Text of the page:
Articles Tagged with JP Morgan Securities

A Ninth Circuit panel has struck down JP Morgan Securities’ arbitration win in a wrongful termination case brought by one of its former financial analysts. The appeals court found that the Financial Industry Regulatory Authority (FINRA) panel acted unreasonably when it refused to delay the rest of the arbitration proceedings after the firm’s ex-financial analyst, Bradley Sayre, and his lawyer both had medical emergencies.

Sayre couldn’t make part of the proceedings because his wife had a baby. Not only that, but his attorney wasn’t able to be present for all of the hearing after suffering a stroke.

Sayre asked for a continuance, but the FINRA panel denied his request, deciding that it could make an impartial ruling even without his presence or that of his lawyer. The arbitration panel ruled in favor of the financial firm.

JP Morgan Securities (JPM) agreed to pay $14M to a claimant who accused its former broker Antoine Souma of misconduct that allegedly led to $20M in net losses. According to Advisor Hub, Souma, who is based in Los Angeles, was named in Barron’s 2016 Top 100 Financial Adviser list. He is currently a Morgan Stanley (MS) broker. He “vehemently denies” the allegations made in this investor fraud claim.

The claimant, Ziad Gandour, is the founder of industrial construction management company TI Capital. He accused Souma of the following:

  • Fraud

The Puerto Rico Government Employees and Judiciary Retirement Systems Administration, a pension plan for retirees of the U.S. territory’s government, has filed a proposed securities class action in federal court against Bank of America (BAC), Goldman Sachs (GS), Citigroup (C), Barclays Capital, Inc. (BARC), BNP Paribas Securities Corp., Bank of America Securities, Credit Suisse Securities, FTN Financial Securities, Deutsche Bank Securities, JP Morgan Securities, Morgan Stanley (MS), Merrill Lynch, Pierce, Fenner & Smith, and UBS Securities. The retirement fund is accusing the defendants of rigging bond prices to keep the prices up on Freddie Mac and Fannie Mae bonds.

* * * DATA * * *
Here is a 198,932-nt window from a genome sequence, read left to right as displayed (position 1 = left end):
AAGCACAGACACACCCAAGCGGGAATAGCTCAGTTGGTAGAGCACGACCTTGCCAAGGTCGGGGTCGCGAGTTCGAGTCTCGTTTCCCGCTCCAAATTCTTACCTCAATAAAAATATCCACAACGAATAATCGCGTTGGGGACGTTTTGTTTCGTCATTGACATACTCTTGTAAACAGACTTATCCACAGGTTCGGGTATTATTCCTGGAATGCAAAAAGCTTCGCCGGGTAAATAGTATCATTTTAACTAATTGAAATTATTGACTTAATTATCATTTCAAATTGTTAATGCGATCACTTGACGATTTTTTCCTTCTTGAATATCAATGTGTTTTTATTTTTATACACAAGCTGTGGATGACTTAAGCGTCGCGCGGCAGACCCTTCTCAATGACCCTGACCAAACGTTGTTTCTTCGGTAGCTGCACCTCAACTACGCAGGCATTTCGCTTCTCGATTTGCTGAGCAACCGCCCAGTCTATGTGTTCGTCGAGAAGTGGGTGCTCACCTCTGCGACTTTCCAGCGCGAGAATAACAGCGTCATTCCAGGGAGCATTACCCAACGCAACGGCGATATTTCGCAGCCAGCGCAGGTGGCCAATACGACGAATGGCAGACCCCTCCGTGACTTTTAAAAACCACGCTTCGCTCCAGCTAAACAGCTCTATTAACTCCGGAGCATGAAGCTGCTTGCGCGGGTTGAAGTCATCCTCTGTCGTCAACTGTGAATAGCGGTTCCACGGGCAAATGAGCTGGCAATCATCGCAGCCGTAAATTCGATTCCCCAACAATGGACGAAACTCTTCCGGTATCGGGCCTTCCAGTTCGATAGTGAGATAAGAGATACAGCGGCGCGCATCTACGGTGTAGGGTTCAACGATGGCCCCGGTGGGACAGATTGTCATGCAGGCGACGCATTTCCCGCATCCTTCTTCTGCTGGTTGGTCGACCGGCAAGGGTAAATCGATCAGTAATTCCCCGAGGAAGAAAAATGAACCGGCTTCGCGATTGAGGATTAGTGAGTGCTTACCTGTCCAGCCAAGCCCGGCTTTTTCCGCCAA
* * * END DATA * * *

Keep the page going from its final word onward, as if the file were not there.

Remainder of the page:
Freddie and Fannie, both U.S. government-sponsored entities (GSEs), offer bonds to raise money for loans. According to the Puerto Rico pension plan’s bond fraud case, the trading desks of the various banks worked together to artificially raise the prices of the GSE bonds when the market took a hit after the 2008 financial crisis and Fannie and Freddie started reducing the number of bonds issued for sale. This decrease led to a loss in profits for those underwriting and trading in Fannie Mae and Freddie Mac bonds. The plaintiff contends that instead of the banks opting to lower the difference between their purchasing and selling prices and competing for clients, they worked together to fix the bond prices so they could “maximize” their profits at the expense of customers.

The Puerto Rico retirement plan’s complaint comes weeks after another proposed class action was brought by two other pension funds also accusing banks of rigging the price of GSE bonds. The pension fund plaintiffs in that fraud case are the Trust and Sheet Metal Workers’ Local 19 Pension Fund and the Dallas Area Rapid Transit Employees’ Defined Benefit Retirement Plan. The defendants are Bank of America NA, Barclays Capital, Wells Fargo Securities, LLC, Citigroup Global Markets, Inc., BNP Paribas Securities Corp., Deutsche Bank Securities, JPMorgan Securities, HSBS Bank Plc, HSBC Securities, JP Morgan Chase Bank, TD Securities, Nomura Securities International Inc., and Merrill Lynch, Pierce, Fenner & Smith.

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